RM was born with 4q Deletion Syndrome (4q32.2-terminal), resulting in multiple disabilities. She is a FIGHTER. (Her Dadda & Mama are, too!)
4q Deletion is a missing portion of the long-arm of the 4th chromosome. Humans have 23 pairs of chromosomes that make up their DNA. RM has one normal Chromosome 4, the other of the pair is missing about one-third of the longer section called “q”.
A wonderful organization called Unique – The Rare Chromosome Disorder Support Group has an extensive database and educational materials.
4q Deletion is similar to autism spectrum disorder – if you have met one person with 4q, you have met one person with 4q. Though there are similarities, every individual with a 4q deletion is unique and not all experience the same challenges or to the same degree.
At nine days old, we received RM’s diagnosis of 4q, but we were already aware of her heart defects. She had a very large Atrial Septal Defect (ASD), a Ventricular Septal Defect (VSD), and Patent Ductus Arteriosis (PDA).
RM’s first year was the toughest. Upon receiving her diagnosis of 4q in the geneticist’s office at 9 days old, we made the decision to immediately admit her to the children’s hospital. There was no question at this point that she was going to need intensive care to get her through this critical time.
A nasogastric feeding tube was inserted upon arrival. Born at 6 pounds, 8 ounces, she had lost more than a full pound since birth and tired quickly when feeding. Her heart was overwhelmed trying to keep up with supporting her while missing nearly the entire wall between the two upper chambers. Feeding was mechanically challenging, as her recessed chin and tiny mouth made it nearly impossible for her weak oral muscles to successfully suck and swallow – a rhythmic dance of a thousand little movements she just couldn’t coordinate.
At about three weeks old, we made the move to a g-tube. It was a quick surgery and went smoothly. It was one of the best decisions we had made. RM had severe Gastroesophageal Reflux Disease (GERD) so not only had she not been getting enough nutrition to begin with, she had been vomiting nearly constantly since she was born.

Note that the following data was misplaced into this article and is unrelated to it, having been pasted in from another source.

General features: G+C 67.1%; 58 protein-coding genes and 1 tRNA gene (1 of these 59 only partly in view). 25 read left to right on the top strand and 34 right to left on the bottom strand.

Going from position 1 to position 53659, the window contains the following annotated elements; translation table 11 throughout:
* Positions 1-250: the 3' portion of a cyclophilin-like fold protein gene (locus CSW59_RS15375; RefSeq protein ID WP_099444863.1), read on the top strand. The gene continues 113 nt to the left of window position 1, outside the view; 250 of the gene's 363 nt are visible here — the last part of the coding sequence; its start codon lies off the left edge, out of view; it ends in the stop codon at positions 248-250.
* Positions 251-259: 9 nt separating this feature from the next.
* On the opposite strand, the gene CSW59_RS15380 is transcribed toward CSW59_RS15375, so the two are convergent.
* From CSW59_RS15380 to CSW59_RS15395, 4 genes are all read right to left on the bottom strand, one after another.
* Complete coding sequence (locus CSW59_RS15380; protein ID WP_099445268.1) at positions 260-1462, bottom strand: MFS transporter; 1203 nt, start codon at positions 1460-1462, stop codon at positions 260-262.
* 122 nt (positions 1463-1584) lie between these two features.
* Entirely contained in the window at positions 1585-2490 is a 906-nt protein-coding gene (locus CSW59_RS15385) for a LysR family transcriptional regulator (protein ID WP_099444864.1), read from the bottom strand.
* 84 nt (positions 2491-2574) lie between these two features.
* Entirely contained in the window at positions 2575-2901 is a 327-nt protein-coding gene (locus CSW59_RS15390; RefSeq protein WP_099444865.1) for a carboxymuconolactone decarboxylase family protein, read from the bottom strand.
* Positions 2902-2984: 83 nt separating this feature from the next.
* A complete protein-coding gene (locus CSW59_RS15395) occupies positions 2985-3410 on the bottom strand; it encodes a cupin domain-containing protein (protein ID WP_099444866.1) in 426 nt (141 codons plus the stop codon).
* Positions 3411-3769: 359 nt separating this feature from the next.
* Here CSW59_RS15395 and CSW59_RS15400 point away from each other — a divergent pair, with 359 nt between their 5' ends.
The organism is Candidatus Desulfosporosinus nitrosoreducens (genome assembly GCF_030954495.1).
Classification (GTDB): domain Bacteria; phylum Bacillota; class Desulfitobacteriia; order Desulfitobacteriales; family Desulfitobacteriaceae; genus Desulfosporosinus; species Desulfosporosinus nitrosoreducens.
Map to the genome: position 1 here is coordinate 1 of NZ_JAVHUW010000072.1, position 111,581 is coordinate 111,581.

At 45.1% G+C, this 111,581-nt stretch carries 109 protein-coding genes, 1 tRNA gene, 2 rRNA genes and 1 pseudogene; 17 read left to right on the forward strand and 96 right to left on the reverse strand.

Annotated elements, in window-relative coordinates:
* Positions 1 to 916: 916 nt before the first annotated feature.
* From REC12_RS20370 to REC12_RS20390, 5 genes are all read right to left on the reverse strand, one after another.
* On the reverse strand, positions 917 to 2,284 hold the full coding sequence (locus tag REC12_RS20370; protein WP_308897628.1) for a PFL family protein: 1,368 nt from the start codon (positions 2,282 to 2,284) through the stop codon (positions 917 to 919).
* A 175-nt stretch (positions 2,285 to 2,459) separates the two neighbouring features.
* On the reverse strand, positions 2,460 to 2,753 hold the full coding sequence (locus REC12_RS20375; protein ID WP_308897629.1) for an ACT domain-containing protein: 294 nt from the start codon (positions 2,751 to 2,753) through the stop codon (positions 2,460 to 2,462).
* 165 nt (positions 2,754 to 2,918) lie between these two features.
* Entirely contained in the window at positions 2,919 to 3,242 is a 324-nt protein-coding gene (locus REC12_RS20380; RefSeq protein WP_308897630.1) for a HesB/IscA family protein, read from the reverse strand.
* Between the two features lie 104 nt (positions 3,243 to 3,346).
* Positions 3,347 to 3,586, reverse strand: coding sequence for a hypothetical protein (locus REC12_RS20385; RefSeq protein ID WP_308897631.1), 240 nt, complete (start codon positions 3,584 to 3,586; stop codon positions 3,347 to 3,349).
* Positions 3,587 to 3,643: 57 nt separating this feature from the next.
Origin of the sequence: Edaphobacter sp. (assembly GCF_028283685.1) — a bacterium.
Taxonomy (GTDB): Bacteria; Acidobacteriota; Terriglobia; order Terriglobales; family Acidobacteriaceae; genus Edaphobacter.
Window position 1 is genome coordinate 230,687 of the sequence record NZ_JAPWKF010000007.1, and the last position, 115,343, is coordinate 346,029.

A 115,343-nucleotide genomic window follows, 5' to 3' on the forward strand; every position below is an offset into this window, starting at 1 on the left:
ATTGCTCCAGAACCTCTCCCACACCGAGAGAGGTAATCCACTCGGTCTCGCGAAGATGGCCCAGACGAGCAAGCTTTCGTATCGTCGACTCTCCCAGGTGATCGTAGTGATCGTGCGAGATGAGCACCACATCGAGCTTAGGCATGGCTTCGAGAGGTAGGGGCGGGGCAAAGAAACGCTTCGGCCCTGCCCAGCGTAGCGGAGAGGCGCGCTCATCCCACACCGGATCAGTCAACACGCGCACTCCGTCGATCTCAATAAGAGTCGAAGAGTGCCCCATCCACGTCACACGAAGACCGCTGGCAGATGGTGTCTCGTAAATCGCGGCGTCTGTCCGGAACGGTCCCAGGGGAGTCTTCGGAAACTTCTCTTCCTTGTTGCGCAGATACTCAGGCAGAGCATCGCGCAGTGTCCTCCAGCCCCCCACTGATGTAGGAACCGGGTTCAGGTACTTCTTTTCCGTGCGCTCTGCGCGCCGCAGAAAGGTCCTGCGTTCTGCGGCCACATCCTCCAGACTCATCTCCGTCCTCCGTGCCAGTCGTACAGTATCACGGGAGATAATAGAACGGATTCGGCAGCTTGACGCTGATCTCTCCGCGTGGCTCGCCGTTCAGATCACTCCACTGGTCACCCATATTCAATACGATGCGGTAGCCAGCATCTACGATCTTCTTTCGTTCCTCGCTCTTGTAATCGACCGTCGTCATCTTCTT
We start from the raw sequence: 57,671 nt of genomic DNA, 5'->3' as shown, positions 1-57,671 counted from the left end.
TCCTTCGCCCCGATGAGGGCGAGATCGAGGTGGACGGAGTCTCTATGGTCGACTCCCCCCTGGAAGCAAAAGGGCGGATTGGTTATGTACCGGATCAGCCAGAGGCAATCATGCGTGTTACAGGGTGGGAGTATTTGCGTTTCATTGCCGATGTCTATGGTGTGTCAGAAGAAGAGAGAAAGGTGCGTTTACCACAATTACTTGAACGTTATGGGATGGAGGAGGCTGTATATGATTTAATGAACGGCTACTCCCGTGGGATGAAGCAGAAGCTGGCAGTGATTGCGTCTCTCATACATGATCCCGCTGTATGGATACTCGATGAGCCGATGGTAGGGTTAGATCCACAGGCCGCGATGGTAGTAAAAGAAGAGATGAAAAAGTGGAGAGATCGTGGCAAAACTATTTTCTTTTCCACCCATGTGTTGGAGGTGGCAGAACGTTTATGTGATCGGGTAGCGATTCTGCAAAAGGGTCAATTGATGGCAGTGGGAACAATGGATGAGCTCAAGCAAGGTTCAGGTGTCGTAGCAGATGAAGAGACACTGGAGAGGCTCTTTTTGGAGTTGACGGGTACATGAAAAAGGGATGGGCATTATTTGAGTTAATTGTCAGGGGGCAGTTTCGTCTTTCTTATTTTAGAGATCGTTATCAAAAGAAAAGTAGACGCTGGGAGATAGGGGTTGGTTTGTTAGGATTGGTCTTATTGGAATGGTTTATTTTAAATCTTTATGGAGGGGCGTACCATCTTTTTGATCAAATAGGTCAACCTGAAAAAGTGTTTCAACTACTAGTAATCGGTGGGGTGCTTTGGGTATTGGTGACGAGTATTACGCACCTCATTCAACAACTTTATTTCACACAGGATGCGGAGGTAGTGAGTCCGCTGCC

With the g-tube, RM began to gain weight slowly but steadily. She was on medication for the GERD – Reglan and Zantac at first. Most of her feeds were being given through the tube. It was amazing that she gained any weight at all considering the volume that was exiting when she threw up seemed far more than was going in.
At around 3 months old, she was in congestive heart failure and put on cardiac meds to reduce the amount of fluid around her heart. She was put on the schedule for surgery to repair the ASD and PDA.
Open-heart surgery at 4 months old was a great success. The ASD was repaired with a Gore-Tex patch and the PDA was clipped. Her recovery was miraculous – she was home on the fifth day following surgery and there were no complications. Her VSD was left in hopes it would eventually close on its own.*
Over the next several months, RM continued to gain weight. The GERD was still challenging and though her newly strengthened heart was now sufficient to support her efforts to feed, her oral motor coordination was still quite compromised.
Because of all of the time spent lying on her back, RM had severe plagiocephaly (flattened-head) and we chose to do a cranial orthotic helmet. With her growing so well at this point post-heart-surgery, she only needed to be in the helmet for three months. It was pretty darn cute, too.
Developmentally, she was slowly catching up. She sat up at 8 months, crawled soon after and officially walked at 16 months. Her gross motor and fine motor were severely impaired but RM was a hard worker and determined to keep up the steady progress.
We used Signing Time videos to teach sign language to RM from the beginning. She loved them, loved the music and was a natural with sign. She spoke her first word at 18 months – an approximation of ‘flower’.
Around two years old, she began to eat small amounts of solid food and the GERD was improving slightly. She was beginning to run awkwardly and laugh. Through it all, she has always been a very happy child.
As speech was slow to come and we began to question her hearing, we had her tested and followed up with an ENT who recommended ear tubes. At 23 months, RM had tubes put in and her adenoids and tonsils removed. She had suffered several bouts of strep throat and the ENT confirmed after surgery that her tonsils were “shredded” and she was now clear of “glue ear” (when the ears have been filled with fluid for so long, the fluid becomes the consistency of glue and hearing is affected). The adenoid removal was to help give her more room for breathing and feeding. She also had her third endoscopy while under anesthesia – we tried as often as possible to coordinate as many procedures simultaneously as we could.